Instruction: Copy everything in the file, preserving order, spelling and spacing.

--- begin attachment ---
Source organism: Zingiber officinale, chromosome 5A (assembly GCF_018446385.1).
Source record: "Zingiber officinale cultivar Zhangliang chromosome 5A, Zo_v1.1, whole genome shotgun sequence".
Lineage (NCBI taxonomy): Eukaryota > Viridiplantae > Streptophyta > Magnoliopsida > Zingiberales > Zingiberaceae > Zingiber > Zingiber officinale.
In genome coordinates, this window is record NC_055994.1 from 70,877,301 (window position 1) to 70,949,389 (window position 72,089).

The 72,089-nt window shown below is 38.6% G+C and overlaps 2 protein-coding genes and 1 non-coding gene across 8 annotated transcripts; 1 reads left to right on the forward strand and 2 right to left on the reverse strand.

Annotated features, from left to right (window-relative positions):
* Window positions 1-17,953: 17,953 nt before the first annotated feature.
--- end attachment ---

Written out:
Source organism: Zingiber officinale, chromosome 5A (assembly GCF_018446385.1).
Source record: "Zingiber officinale cultivar Zhangliang chromosome 5A, Zo_v1.1, whole genome shotgun sequence".
Lineage (NCBI taxonomy): Eukaryota > Viridiplantae > Streptophyta > Magnoliopsida > Zingiberales > Zingiberaceae > Zingiber > Zingiber officinale.
In genome coordinates, this window is record NC_055994.1 from 70,877,301 (window position 1) to 70,949,389 (window position 72,089).

The 72,089-nt window shown below is 38.6% G+C and overlaps 2 protein-coding genes and 1 non-coding gene across 8 annotated transcripts; 1 reads left to right on the forward strand and 2 right to left on the reverse strand.

Annotated features, from left to right (window-relative positions):
* Window positions 1-17,953: 17,953 nt before the first annotated feature.